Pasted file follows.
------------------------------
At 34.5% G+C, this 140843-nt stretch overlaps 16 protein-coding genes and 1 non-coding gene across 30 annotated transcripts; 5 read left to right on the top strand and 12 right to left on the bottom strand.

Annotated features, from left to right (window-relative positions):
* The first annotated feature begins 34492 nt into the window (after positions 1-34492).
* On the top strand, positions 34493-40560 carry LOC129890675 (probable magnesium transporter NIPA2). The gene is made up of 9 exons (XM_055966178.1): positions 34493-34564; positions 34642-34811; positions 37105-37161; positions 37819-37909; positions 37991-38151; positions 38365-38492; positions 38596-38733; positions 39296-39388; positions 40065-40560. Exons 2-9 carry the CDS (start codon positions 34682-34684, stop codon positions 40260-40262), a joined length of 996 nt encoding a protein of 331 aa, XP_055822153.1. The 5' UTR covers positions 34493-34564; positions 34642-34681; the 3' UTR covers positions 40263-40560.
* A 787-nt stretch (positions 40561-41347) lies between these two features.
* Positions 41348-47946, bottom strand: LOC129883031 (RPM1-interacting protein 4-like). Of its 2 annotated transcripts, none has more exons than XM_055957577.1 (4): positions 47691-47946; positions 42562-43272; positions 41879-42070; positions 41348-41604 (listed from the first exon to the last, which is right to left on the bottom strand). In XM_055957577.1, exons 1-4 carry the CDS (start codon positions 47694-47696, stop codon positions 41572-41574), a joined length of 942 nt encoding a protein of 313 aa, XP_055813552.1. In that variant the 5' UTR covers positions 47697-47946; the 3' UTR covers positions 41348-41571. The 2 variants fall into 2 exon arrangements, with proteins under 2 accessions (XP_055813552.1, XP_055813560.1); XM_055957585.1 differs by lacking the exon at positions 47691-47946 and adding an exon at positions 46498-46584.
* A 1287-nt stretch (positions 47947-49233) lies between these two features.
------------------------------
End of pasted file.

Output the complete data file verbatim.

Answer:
At 34.5% G+C, this 140843-nt stretch overlaps 16 protein-coding genes and 1 non-coding gene across 30 annotated transcripts; 5 read left to right on the top strand and 12 right to left on the bottom strand.

Annotated features, from left to right (window-relative positions):
* The first annotated feature begins 34492 nt into the window (after positions 1-34492).
* On the top strand, positions 34493-40560 carry LOC129890675 (probable magnesium transporter NIPA2). The gene is made up of 9 exons (XM_055966178.1): positions 34493-34564; positions 34642-34811; positions 37105-37161; positions 37819-37909; positions 37991-38151; positions 38365-38492; positions 38596-38733; positions 39296-39388; positions 40065-40560. Exons 2-9 carry the CDS (start codon positions 34682-34684, stop codon positions 40260-40262), a joined length of 996 nt encoding a protein of 331 aa, XP_055822153.1. The 5' UTR covers positions 34493-34564; positions 34642-34681; the 3' UTR covers positions 40263-40560.
* A 787-nt stretch (positions 40561-41347) lies between these two features.
* Positions 41348-47946, bottom strand: LOC129883031 (RPM1-interacting protein 4-like). Of its 2 annotated transcripts, none has more exons than XM_055957577.1 (4): positions 47691-47946; positions 42562-43272; positions 41879-42070; positions 41348-41604 (listed from the first exon to the last, which is right to left on the bottom strand). In XM_055957577.1, exons 1-4 carry the CDS (start codon positions 47694-47696, stop codon positions 41572-41574), a joined length of 942 nt encoding a protein of 313 aa, XP_055813552.1. In that variant the 5' UTR covers positions 47697-47946; the 3' UTR covers positions 41348-41571. The 2 variants fall into 2 exon arrangements, with proteins under 2 accessions (XP_055813552.1, XP_055813560.1); XM_055957585.1 differs by lacking the exon at positions 47691-47946 and adding an exon at positions 46498-46584.
* A 1287-nt stretch (positions 47947-49233) lies between these two features.